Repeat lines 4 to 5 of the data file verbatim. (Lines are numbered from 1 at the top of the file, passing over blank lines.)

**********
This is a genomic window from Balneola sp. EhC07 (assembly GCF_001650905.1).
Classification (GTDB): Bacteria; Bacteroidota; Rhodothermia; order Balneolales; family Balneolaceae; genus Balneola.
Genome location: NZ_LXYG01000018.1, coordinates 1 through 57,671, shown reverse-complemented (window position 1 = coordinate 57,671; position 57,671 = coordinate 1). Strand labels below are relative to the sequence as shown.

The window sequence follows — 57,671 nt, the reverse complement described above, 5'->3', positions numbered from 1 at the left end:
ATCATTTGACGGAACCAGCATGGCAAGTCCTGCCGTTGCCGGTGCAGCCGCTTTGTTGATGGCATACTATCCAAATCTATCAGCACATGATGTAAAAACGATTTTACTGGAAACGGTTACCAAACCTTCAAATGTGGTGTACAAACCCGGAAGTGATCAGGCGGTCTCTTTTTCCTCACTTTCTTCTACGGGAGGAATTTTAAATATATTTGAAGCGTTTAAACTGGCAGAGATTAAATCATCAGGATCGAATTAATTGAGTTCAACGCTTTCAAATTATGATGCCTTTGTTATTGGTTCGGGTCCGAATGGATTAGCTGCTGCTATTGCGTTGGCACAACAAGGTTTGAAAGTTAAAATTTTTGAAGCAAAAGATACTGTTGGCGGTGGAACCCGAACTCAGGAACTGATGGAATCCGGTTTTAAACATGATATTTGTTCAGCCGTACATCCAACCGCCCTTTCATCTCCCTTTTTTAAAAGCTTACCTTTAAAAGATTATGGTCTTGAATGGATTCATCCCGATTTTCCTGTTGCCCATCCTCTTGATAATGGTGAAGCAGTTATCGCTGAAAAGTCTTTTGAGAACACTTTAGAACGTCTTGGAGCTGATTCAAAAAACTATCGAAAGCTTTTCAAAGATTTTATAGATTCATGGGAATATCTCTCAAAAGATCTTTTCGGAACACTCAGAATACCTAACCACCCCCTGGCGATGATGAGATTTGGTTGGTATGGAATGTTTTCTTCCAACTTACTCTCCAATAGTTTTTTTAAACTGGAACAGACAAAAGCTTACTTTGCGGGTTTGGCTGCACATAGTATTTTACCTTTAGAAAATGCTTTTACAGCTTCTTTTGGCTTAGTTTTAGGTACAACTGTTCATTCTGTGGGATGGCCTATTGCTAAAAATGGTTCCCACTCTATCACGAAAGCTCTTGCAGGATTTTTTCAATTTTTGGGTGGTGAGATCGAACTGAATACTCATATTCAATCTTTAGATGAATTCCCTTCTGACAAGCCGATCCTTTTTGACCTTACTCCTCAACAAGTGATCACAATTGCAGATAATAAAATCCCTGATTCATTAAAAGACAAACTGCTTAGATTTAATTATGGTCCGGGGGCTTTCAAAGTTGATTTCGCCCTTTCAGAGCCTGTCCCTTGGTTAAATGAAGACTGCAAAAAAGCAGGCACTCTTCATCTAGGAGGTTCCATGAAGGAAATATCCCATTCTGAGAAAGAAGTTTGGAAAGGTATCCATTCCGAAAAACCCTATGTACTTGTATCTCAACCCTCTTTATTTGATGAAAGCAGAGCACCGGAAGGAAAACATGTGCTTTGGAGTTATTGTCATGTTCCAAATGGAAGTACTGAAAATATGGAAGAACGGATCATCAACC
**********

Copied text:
The window sequence follows — 57,671 nt, the reverse complement described above, 5'->3', positions numbered from 1 at the left end:
ATCATTTGACGGAACCAGCATGGCAAGTCCTGCCGTTGCCGGTGCAGCCGCTTTGTTGATGGCATACTATCCAAATCTATCAGCACATGATGTAAAAACGATTTTACTGGAAACGGTTACCAAACCTTCAAATGTGGTGTACAAACCCGGAAGTGATCAGGCGGTCTCTTTTTCCTCACTTTCTTCTACGGGAGGAATTTTAAATATATTTGAAGCGTTTAAACTGGCAGAGATTAAATCATCAGGATCGAATTAATTGAGTTCAACGCTTTCAAATTATGATGCCTTTGTTATTGGTTCGGGTCCGAATGGATTAGCTGCTGCTATTGCGTTGGCACAACAAGGTTTGAAAGTTAAAATTTTTGAAGCAAAAGATACTGTTGGCGGTGGAACCCGAACTCAGGAACTGATGGAATCCGGTTTTAAACATGATATTTGTTCAGCCGTACATCCAACCGCCCTTTCATCTCCCTTTTTTAAAAGCTTACCTTTAAAAGATTATGGTCTTGAATGGATTCATCCCGATTTTCCTGTTGCCCATCCTCTTGATAATGGTGAAGCAGTTATCGCTGAAAAGTCTTTTGAGAACACTTTAGAACGTCTTGGAGCTGATTCAAAAAACTATCGAAAGCTTTTCAAAGATTTTATAGATTCATGGGAATATCTCTCAAAAGATCTTTTCGGAACACTCAGAATACCTAACCACCCCCTGGCGATGATGAGATTTGGTTGGTATGGAATGTTTTCTTCCAACTTACTCTCCAATAGTTTTTTTAAACTGGAACAGACAAAAGCTTACTTTGCGGGTTTGGCTGCACATAGTATTTTACCTTTAGAAAATGCTTTTACAGCTTCTTTTGGCTTAGTTTTAGGTACAACTGTTCATTCTGTGGGATGGCCTATTGCTAAAAATGGTTCCCACTCTATCACGAAAGCTCTTGCAGGATTTTTTCAATTTTTGGGTGGTGAGATCGAACTGAATACTCATATTCAATCTTTAGATGAATTCCCTTCTGACAAGCCGATCCTTTTTGACCTTACTCCTCAACAAGTGATCACAATTGCAGATAATAAAATCCCTGATTCATTAAAAGACAAACTGCTTAGATTTAATTATGGTCCGGGGGCTTTCAAAGTTGATTTCGCCCTTTCAGAGCCTGTCCCTTGGTTAAATGAAGACTGCAAAAAAGCAGGCACTCTTCATCTAGGAGGTTCCATGAAGGAAATATCCCATTCTGAGAAAGAAGTTTGGAAAGGTATCCATTCCGAAAAACCCTATGTACTTGTATCTCAACCCTCTTTATTTGATGAAAGCAGAGCACCGGAAGGAAAACATGTGCTTTGGAGTTATTGTCATGTTCCAAATGGAAGTACTGAAAATATGGAAGAACGGATCATCAACC